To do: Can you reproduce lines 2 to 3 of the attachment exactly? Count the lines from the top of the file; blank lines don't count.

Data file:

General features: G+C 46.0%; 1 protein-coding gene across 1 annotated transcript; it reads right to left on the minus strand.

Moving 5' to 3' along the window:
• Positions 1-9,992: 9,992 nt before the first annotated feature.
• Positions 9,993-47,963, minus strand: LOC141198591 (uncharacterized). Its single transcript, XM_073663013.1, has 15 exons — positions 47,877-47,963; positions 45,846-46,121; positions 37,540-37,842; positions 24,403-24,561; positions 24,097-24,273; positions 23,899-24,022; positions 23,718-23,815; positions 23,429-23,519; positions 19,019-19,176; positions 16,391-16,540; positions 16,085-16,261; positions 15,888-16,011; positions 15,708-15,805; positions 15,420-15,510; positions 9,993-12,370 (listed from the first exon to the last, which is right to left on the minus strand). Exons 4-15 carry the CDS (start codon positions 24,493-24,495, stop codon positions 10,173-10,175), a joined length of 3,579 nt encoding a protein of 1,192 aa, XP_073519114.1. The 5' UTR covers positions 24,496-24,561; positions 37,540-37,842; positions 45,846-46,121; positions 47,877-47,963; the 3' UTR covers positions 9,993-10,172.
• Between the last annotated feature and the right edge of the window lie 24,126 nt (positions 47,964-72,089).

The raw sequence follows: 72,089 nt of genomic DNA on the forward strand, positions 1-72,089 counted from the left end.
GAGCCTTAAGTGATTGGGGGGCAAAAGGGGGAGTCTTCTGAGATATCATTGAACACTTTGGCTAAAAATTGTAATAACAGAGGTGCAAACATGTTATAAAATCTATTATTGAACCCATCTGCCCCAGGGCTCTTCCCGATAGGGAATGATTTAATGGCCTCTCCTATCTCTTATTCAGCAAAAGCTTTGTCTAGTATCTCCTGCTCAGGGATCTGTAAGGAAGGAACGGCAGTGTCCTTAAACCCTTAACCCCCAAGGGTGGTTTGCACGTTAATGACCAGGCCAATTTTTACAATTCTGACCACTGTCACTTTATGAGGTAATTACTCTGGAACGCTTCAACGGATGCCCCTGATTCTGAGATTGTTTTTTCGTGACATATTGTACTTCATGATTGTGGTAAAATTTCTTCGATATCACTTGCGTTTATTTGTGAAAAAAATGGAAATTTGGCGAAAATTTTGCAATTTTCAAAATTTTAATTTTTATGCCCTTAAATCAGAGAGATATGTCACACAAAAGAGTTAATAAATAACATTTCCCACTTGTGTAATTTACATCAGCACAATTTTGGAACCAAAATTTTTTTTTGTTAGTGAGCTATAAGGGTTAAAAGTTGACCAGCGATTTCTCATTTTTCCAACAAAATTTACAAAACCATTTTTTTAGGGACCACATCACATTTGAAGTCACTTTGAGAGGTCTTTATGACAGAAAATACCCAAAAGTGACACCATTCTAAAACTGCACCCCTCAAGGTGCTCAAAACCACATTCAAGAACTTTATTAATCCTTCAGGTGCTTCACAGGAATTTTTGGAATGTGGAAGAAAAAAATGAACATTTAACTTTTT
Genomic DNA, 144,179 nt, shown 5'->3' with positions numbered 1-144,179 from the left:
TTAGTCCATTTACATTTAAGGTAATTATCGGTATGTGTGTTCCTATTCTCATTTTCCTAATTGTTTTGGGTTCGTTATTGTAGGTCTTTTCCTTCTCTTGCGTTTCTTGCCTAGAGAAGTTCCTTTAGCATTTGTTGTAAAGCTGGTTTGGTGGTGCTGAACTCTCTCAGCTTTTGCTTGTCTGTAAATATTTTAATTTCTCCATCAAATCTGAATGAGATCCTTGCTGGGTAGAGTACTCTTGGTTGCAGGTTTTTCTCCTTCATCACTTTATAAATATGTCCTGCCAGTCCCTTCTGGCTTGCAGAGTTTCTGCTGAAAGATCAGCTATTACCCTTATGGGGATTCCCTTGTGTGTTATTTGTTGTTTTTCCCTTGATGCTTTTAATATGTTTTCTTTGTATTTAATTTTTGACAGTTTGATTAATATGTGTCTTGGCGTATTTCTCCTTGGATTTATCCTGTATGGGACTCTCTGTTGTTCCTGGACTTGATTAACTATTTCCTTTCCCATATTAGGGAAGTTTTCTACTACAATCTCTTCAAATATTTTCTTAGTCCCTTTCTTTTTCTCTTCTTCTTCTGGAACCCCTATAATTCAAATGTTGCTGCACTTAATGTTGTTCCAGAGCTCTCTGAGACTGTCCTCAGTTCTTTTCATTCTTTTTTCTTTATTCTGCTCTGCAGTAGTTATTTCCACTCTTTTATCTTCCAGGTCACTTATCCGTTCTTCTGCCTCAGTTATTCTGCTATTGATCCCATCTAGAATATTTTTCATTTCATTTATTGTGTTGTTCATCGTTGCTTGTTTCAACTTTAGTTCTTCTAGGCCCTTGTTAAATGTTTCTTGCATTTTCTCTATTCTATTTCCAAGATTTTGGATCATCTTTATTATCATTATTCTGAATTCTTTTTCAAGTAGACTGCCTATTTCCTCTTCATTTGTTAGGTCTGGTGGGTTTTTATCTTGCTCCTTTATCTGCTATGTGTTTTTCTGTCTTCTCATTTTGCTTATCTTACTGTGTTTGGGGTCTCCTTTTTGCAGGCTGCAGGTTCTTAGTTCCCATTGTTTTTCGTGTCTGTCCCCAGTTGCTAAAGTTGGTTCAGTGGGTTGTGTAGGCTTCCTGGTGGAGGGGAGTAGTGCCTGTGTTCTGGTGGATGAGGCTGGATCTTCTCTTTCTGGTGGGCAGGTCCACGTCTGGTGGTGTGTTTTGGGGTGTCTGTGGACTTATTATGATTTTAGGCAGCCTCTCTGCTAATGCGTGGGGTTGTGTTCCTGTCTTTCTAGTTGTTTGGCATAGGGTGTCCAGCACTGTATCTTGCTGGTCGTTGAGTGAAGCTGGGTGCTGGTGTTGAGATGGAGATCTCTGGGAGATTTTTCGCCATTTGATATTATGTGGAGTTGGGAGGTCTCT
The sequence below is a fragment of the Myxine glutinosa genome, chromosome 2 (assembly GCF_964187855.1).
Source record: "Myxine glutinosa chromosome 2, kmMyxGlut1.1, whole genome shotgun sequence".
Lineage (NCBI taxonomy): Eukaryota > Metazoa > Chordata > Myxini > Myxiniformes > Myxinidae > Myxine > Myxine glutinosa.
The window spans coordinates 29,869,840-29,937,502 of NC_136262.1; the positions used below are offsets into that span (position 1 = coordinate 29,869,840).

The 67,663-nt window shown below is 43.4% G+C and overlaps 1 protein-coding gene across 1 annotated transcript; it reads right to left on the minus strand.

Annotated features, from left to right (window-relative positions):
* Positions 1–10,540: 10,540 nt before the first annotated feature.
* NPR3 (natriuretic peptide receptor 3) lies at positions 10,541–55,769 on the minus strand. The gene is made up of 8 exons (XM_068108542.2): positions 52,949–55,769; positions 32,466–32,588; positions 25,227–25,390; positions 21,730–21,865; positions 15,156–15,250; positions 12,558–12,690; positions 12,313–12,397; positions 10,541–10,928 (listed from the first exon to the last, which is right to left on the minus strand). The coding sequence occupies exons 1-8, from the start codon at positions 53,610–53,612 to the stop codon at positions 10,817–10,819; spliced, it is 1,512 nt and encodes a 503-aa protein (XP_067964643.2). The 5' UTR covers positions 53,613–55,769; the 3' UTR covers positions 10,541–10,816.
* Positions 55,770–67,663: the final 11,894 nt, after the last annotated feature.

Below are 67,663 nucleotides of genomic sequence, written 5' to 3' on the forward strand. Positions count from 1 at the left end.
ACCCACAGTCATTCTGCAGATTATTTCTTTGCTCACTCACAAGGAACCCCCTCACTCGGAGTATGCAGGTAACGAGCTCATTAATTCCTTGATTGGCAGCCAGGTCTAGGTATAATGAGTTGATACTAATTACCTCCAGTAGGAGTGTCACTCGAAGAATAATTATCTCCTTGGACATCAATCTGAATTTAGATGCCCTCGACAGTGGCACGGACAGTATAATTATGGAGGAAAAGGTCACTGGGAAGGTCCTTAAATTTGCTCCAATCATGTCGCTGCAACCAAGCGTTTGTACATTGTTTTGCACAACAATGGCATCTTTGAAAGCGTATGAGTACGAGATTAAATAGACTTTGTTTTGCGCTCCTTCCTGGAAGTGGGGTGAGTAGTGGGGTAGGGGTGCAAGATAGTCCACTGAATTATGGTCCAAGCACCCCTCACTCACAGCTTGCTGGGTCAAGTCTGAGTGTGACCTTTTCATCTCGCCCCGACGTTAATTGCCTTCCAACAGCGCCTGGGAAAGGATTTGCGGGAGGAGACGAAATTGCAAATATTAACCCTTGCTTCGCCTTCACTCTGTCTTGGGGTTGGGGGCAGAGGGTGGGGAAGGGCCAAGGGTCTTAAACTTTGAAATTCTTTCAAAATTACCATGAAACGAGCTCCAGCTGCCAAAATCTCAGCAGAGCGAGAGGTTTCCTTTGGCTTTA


Moving 5' to 3' along the window:
• Positions 1-9,992: 9,992 nt before the first annotated feature.